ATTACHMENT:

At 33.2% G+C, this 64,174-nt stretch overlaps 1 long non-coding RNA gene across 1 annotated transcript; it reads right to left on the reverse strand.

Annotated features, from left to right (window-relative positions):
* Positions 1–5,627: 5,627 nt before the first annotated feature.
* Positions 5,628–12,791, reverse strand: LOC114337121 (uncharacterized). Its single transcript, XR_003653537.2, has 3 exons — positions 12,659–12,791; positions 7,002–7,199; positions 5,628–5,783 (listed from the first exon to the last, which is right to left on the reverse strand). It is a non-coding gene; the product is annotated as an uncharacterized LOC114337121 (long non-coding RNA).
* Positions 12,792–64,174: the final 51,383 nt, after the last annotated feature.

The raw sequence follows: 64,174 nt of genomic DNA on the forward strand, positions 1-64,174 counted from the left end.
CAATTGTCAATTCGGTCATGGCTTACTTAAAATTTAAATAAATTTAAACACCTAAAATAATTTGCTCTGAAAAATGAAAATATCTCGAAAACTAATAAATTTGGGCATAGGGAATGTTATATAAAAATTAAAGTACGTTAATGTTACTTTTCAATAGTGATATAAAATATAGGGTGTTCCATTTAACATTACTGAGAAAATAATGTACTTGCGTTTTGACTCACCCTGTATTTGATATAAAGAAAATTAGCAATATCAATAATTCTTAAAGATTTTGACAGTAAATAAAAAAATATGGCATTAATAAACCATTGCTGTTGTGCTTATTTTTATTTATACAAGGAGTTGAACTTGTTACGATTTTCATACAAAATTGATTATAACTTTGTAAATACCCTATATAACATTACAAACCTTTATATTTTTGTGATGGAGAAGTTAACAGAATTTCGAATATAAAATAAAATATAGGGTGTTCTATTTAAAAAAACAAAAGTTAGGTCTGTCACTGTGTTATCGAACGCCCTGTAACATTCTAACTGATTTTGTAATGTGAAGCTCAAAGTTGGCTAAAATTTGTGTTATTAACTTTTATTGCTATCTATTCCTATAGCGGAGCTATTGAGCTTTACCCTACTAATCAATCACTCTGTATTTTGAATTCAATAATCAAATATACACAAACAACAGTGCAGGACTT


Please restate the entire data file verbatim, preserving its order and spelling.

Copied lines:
At 33.2% G+C, this 64,174-nt stretch overlaps 1 long non-coding RNA gene across 1 annotated transcript; it reads right to left on the reverse strand.

Annotated features, from left to right (window-relative positions):
* Positions 1–5,627: 5,627 nt before the first annotated feature.
* Positions 5,628–12,791, reverse strand: LOC114337121 (uncharacterized). Its single transcript, XR_003653537.2, has 3 exons — positions 12,659–12,791; positions 7,002–7,199; positions 5,628–5,783 (listed from the first exon to the last, which is right to left on the reverse strand). It is a non-coding gene; the product is annotated as an uncharacterized LOC114337121 (long non-coding RNA).
* Positions 12,792–64,174: the final 51,383 nt, after the last annotated feature.

The raw sequence follows: 64,174 nt of genomic DNA on the forward strand, positions 1-64,174 counted from the left end.
CAATTGTCAATTCGGTCATGGCTTACTTAAAATTTAAATAAATTTAAACACCTAAAATAATTTGCTCTGAAAAATGAAAATATCTCGAAAACTAATAAATTTGGGCATAGGGAATGTTATATAAAAATTAAAGTACGTTAATGTTACTTTTCAATAGTGATATAAAATATAGGGTGTTCCATTTAACATTACTGAGAAAATAATGTACTTGCGTTTTGACTCACCCTGTATTTGATATAAAGAAAATTAGCAATATCAATAATTCTTAAAGATTTTGACAGTAAATAAAAAAATATGGCATTAATAAACCATTGCTGTTGTGCTTATTTTTATTTATACAAGGAGTTGAACTTGTTACGATTTTCATACAAAATTGATTATAACTTTGTAAATACCCTATATAACATTACAAACCTTTATATTTTTGTGATGGAGAAGTTAACAGAATTTCGAATATAAAATAAAATATAGGGTGTTCTATTTAAAAAAACAAAAGTTAGGTCTGTCACTGTGTTATCGAACGCCCTGTAACATTCTAACTGATTTTGTAATGTGAAGCTCAAAGTTGGCTAAAATTTGTGTTATTAACTTTTATTGCTATCTATTCCTATAGCGGAGCTATTGAGCTTTACCCTACTAATCAATCACTCTGTATTTTGAATTCAATAATCAAATATACACAAACAACAGTGCAGGACTT